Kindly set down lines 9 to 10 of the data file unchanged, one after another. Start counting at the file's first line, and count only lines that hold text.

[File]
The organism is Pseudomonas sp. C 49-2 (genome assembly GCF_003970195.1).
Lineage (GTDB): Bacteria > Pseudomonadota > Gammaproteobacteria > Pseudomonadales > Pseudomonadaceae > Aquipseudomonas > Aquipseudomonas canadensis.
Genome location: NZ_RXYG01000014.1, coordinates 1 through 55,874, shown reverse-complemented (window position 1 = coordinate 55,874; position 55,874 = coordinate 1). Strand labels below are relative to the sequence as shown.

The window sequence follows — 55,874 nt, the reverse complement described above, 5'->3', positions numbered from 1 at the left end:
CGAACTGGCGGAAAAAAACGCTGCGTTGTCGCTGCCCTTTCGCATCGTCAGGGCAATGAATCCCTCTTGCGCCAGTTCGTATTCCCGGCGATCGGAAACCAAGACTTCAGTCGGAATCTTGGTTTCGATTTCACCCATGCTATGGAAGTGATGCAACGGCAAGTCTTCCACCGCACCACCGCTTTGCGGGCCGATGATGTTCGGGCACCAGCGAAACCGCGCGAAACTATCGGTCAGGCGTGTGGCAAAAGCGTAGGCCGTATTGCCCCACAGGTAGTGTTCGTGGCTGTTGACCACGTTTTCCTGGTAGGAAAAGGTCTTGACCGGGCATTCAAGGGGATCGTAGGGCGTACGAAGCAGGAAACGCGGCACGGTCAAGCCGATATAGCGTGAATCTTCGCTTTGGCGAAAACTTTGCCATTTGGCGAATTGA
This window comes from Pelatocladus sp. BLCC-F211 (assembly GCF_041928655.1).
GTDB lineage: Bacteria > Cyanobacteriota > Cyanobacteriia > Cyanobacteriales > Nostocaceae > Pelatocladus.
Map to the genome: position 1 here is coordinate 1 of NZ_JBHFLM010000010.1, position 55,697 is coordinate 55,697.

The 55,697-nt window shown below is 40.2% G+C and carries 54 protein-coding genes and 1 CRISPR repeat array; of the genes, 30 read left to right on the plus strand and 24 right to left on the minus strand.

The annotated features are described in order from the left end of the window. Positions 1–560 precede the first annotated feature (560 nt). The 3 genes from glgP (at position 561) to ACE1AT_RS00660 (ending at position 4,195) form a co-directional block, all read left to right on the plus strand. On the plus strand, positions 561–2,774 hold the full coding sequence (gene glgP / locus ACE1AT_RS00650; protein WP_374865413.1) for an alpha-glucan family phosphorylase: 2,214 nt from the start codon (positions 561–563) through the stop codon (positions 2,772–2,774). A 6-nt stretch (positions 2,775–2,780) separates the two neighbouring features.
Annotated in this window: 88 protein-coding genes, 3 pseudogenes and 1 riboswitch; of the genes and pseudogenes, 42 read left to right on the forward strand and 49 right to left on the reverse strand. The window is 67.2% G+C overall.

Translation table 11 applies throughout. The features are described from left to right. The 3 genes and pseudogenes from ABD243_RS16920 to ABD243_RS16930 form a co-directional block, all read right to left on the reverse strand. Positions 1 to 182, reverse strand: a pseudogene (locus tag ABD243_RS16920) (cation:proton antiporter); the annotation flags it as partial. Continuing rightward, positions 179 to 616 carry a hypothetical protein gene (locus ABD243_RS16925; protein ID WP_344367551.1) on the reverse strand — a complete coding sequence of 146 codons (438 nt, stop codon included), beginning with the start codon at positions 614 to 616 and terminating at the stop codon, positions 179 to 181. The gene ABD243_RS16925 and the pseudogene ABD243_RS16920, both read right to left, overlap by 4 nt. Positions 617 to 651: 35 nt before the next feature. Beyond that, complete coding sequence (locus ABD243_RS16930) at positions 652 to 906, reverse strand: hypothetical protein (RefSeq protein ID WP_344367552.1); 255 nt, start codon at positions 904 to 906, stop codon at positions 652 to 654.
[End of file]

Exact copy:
The 55,697-nt window shown below is 40.2% G+C and carries 54 protein-coding genes and 1 CRISPR repeat array; of the genes, 30 read left to right on the plus strand and 24 right to left on the minus strand.

The annotated features are described in order from the left end of the window. Positions 1–560 precede the first annotated feature (560 nt). The 3 genes from glgP (at position 561) to ACE1AT_RS00660 (ending at position 4,195) form a co-directional block, all read left to right on the plus strand. On the plus strand, positions 561–2,774 hold the full coding sequence (gene glgP / locus ACE1AT_RS00650; protein WP_374865413.1) for an alpha-glucan family phosphorylase: 2,214 nt from the start codon (positions 561–563) through the stop codon (positions 2,772–2,774). A 6-nt stretch (positions 2,775–2,780) separates the two neighbouring features.